Andrea Paquette and her Bipolar Disorder Society of B.C. is starting up a new support group on the West Shore for those living with bipolar disorder. The group will run Tuesdays from 7 to 8:30 p.m. at the Centennial Centre

Bipolar society starts support on West Shore

People struggling with bipolar disorder on the West Shore now have a new place to go to meet others and find support.

People struggling with bipolar disorder on the West Shore now have a new place to go to meet others and find support.

The Bipolar Support Group is set to bring together people of all ages and persuasions who have bipolar disorder to meet, talk and help one another. Healthy choices will be a focus, with members discussing lifestyles, drug and alcohol issues and other facets of living with mental illness.

“Sometimes opening up to complete strangers is more therapeutic than opening up to people that you know really well,” said Andrea Paquette, executive director of the Bipolar Disorder Society of B.C. “You feel a sense of safety and eventually you form friendships and you feel comfortable. … The dynamic is so powerful.”

Paquette believes the group is the first to specifically focus on bipolar disorder on the West Shore. People with other mental illnesses are welcome, but the focus will be bipolar. The group is not a place for advice, but rather a listening ear.

The first meeting was held yesterday (Jan. 14) but the group is informal and people can to join or leave at any time. Paquette does ask people who wish to attend contact her ahead of time so she has an idea of numbers.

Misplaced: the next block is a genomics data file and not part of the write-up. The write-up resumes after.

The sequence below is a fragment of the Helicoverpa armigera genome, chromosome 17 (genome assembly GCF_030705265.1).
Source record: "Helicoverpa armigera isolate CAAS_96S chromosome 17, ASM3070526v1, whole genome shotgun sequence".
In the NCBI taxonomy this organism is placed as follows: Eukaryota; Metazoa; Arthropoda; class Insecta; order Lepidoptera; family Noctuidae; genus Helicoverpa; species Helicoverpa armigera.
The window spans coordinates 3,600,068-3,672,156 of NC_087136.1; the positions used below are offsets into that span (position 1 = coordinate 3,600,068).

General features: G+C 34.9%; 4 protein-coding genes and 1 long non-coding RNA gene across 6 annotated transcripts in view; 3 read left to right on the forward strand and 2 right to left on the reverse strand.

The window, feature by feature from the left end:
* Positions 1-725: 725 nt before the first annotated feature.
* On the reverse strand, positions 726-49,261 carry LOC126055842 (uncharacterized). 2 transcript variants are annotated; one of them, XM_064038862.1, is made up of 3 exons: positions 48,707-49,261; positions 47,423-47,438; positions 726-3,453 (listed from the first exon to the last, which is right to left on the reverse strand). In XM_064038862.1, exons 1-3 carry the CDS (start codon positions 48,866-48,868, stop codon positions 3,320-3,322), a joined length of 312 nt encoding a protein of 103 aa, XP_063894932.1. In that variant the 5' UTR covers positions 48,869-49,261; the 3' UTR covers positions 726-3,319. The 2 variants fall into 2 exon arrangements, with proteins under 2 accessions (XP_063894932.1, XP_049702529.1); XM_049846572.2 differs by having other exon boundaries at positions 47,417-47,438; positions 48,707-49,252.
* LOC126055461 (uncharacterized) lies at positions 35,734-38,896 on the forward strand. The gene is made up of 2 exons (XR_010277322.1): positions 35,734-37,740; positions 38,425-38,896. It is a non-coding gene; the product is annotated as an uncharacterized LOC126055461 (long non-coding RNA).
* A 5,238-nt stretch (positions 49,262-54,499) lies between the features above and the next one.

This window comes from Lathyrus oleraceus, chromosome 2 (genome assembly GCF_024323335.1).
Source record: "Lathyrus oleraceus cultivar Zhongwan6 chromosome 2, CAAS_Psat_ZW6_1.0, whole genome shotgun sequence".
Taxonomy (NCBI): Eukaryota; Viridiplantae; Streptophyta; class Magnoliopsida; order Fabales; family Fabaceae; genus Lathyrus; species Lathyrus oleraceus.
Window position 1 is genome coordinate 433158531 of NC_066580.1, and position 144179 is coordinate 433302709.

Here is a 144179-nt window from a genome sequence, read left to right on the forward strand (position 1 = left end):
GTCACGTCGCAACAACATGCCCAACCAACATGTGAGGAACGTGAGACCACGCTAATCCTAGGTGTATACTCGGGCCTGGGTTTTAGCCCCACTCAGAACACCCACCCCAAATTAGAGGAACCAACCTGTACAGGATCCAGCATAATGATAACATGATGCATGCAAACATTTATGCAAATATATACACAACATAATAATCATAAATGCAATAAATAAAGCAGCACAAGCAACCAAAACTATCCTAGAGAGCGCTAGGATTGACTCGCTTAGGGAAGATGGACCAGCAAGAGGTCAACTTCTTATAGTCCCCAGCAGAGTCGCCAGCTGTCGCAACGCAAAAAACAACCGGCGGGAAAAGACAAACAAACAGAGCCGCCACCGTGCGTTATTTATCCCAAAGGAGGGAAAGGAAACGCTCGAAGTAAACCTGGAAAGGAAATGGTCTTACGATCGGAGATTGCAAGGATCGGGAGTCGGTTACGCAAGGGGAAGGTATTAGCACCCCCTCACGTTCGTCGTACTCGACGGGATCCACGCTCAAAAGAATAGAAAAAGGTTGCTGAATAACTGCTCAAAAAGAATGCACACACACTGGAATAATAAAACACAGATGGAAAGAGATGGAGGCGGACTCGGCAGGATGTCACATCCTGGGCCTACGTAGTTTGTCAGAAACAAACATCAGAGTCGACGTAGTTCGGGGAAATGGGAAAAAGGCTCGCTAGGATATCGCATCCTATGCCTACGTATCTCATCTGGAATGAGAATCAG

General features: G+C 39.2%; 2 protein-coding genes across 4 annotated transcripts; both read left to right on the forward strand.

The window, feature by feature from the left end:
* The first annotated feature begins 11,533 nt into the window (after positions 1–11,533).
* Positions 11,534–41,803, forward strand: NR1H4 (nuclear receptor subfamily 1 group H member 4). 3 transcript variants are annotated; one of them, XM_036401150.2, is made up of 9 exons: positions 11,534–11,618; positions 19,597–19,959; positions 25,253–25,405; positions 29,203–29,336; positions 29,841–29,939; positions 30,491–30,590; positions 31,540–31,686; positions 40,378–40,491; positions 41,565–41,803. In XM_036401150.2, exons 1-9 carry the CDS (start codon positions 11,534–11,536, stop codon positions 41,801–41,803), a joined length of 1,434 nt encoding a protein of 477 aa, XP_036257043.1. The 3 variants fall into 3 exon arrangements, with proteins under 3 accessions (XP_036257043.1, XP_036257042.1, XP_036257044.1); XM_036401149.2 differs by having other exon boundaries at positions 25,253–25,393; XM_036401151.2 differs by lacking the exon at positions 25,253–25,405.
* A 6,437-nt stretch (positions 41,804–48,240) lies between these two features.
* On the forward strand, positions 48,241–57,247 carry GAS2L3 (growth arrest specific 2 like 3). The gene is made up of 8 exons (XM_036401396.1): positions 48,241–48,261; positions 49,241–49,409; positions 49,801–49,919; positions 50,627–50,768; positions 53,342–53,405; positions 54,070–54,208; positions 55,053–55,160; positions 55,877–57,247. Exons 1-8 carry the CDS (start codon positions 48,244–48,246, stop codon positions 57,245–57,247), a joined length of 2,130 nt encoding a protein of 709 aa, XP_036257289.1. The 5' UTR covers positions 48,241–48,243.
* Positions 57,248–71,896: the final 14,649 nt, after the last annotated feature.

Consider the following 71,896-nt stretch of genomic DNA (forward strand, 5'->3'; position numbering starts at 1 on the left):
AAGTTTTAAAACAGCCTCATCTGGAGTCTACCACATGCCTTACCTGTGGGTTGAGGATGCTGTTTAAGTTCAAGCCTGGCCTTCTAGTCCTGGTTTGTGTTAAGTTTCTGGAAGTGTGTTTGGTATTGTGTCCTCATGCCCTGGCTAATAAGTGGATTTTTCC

Paquette has been working towards helping people with bipolar disorder for about five years now, starting with a youth support group, called Teens 2 Twenties, run out of her home starting in 2009.

“I saw a need for youth to gather together to form friendships and talk about their challenges,” Paquette said. “And celebrate their successes.”

Since those humble beginnings, Paquette has formed the Bipolar Disorder Society of B.C., which is a non-profit, registered charity providing four mental health programs. Along with the Teens 2 Twenties, the group offers classroom presentations, a women’s support group and community presentations.

In a one-year period Paquette said the society presented to 1,800 youth all told.

“It’s been astounding,” Paquette said of the feedback she’s received. “They’re changing their attitudes around mental health, they see people in a positive light now, they’re changing their perspective. It’s just mind blowing.”

With startup funding secured, Paquette said money will be needed to keep the group going. She will go to municipalities and individuals with an interest in mental health to drum up support.

he society has also been awarded a $159,000 grant for the Bipolar Youth Action Project, in conjunction with a research network based out of the University of British Columbia.

The project will see youth from 16 to 25 years old with bipolar disorder from throughout Vancouver Island converging in Victoria and Campbell River once every few months to take part in a research project where they research their own illness. The project will take place over two years and its findings will be presented to the public.

“What’s neat about it is it’s not research top down,” Paquette said. “It’s going to make a positive impact for youth with bipolar disorder.”

 

The West Shore support group is every Tuesday from 7 to 8:30 p.m. at the Centennial Centre (2805 Carlow Rd.), across from Spencer middle school. For more information visit bipolarbabe.com or email babe@bipolarbabe.com.

 

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